In July 2020, Microsoft bought Movial. Movial was contracted to help Microsoft build the customized Android experience for Surface Duo. Microsoft is now bringing those employees in-house to Microsoft to streamline development for the next-gen of Surface Duo.

Surface Duo 2 is likely to fix many of Surface Duo's initial shortcomings, including the lack of NFC, Qi, and just one camera. However, nothing is yet finalized.

What version of Android does Surface Duo run?

Android 10.

Surface Duo is expected to get Android 11 later on after validation.

Will Surface Duo get regular Android OS updates?

Yes. For 3 years.

Microsoft is committed to updating Surface Duo with regular Android and security updates. Specifically, the Surface Duo will receive both OS and security updates for three years, according to Microsoft.

Will Surface Duo have an unlockable bootloader?


Microsoft has confirmed with XDA that Surface Duo has an unlockable bootloader.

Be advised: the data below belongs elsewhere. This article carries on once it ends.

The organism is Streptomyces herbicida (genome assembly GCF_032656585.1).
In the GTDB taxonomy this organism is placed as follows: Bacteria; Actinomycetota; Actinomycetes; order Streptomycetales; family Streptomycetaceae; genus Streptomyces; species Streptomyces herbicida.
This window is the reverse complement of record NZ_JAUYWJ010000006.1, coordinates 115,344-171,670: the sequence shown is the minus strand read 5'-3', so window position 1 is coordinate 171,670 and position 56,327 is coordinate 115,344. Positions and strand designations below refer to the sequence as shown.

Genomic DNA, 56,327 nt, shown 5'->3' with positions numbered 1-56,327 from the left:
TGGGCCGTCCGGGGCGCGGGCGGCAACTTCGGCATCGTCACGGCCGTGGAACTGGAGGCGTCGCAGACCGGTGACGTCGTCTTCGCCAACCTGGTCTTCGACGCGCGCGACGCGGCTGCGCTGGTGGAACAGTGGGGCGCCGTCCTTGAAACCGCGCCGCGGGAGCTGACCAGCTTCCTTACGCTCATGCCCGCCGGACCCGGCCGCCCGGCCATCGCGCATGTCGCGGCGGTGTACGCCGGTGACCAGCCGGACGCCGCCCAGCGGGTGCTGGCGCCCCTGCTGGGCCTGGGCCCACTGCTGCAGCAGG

Such a move opens the door for users to mod, root, or install a custom ROM to Surface Duo. It is unclear if this action voids the warranty, but typically it does not. It is also unclear if one could force Windows 10 or Windows 10X on it, though surely someone in the XDA community may try after its release.

Does Surface Duo have any unique security features?


As Microsoft has built Surface Duo with professionals and businesses in mind, the device "utilizes Android security features at the OS level and at the Google services layer."

Specifically, Surface Duo has:

  • Custom engineered UEFI
  • Verified Boot
  • App separation
  • Google Play Protect
  • Microsoft Defender ATP (InTune only)

More information and details about Duo's security can be found in Microsoft's documentation (opens in new tab).

List of Microsoft Surface Duo specs

Swipe to scroll horizontally
CategorySurface Duo
OSAndroid 10
DisplaySingle: 5.6 inch (1800x1350), 401 ppi, 4:3 aspect ratio
Opened: 8.1 inch (2700x1800), 401 ppi, 3:2 aspect ratio